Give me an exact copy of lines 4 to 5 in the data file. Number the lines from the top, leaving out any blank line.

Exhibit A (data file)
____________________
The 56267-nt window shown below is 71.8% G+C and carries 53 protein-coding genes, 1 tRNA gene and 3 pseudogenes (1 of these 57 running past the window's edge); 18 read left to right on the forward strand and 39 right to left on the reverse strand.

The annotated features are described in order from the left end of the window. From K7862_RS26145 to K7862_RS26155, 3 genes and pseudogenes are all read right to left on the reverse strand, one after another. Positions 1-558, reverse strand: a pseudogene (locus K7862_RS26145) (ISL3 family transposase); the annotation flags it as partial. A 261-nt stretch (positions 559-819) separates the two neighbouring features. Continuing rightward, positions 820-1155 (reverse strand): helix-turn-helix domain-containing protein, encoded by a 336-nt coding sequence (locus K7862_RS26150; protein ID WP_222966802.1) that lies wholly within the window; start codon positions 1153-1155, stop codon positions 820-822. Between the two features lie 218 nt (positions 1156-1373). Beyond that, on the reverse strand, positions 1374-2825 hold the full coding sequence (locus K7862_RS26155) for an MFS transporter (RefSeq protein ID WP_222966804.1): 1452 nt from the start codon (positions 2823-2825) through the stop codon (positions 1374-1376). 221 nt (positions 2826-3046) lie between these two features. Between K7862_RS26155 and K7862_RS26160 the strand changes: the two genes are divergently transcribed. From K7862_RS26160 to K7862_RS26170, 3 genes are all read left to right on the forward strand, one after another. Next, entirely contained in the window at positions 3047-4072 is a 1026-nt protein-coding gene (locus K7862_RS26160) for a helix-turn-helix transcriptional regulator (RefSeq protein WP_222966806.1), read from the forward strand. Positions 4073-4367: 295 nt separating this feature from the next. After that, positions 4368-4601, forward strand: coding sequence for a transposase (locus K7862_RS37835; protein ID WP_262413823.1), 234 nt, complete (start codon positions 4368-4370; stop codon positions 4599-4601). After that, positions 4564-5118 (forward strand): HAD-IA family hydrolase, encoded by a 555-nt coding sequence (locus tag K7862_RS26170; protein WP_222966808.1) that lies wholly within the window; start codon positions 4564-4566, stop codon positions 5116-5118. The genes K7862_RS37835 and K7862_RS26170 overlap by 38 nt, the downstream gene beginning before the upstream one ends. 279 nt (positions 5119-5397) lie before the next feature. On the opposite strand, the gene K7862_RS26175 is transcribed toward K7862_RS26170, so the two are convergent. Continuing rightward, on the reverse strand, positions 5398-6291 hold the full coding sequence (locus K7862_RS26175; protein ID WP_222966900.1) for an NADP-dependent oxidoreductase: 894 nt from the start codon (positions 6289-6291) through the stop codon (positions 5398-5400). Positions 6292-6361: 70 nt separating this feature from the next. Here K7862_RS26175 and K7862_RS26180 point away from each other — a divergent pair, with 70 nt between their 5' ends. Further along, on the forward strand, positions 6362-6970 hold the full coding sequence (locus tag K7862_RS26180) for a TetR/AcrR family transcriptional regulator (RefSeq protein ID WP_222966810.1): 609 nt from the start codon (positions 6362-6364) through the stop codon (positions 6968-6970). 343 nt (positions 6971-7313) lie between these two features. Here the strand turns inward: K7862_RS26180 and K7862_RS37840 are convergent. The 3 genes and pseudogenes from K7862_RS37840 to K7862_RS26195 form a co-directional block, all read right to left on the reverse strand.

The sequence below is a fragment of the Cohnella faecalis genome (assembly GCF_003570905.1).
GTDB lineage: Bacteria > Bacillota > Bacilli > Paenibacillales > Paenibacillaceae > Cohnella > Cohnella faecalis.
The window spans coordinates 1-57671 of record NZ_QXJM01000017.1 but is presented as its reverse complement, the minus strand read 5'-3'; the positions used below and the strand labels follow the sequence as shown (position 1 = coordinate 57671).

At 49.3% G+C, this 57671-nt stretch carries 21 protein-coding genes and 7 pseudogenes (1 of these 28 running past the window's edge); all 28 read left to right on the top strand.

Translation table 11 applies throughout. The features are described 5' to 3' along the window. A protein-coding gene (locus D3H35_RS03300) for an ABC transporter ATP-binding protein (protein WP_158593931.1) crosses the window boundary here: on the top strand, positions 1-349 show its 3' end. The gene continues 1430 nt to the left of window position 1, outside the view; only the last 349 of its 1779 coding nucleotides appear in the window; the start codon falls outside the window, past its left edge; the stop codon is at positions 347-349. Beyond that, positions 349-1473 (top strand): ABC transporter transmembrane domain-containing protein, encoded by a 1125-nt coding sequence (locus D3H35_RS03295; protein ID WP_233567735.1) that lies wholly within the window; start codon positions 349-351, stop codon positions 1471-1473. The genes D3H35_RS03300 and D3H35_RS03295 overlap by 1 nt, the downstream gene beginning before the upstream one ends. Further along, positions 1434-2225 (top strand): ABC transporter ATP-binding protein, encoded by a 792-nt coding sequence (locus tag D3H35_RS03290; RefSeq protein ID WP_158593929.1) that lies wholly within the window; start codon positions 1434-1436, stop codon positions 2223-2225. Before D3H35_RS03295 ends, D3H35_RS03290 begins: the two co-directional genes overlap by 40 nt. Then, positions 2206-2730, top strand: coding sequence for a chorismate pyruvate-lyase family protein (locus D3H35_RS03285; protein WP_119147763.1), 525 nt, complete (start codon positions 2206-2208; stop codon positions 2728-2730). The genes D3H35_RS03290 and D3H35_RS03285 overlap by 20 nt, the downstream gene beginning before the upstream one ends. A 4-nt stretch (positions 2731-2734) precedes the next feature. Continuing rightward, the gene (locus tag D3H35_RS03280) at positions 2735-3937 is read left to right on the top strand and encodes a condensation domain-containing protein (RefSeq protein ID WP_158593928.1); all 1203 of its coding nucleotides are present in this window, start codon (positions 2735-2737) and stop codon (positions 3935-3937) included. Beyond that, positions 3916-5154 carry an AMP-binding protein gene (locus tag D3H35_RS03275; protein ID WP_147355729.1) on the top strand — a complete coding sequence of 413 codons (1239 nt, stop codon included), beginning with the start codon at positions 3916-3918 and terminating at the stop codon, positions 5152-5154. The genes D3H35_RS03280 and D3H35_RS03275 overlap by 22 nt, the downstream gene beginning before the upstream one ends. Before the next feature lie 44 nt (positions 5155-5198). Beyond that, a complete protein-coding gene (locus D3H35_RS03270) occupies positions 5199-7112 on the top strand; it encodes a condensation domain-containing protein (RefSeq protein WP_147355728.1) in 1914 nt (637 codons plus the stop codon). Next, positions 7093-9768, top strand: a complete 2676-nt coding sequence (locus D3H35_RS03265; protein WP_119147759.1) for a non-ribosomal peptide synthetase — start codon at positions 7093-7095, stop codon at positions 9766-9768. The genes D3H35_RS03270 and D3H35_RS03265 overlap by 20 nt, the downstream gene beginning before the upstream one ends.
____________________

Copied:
GTDB lineage: Bacteria > Bacillota > Bacilli > Paenibacillales > Paenibacillaceae > Cohnella > Cohnella faecalis.
The window spans coordinates 1-57671 of record NZ_QXJM01000017.1 but is presented as its reverse complement, the minus strand read 5'-3'; the positions used below and the strand labels follow the sequence as shown (position 1 = coordinate 57671).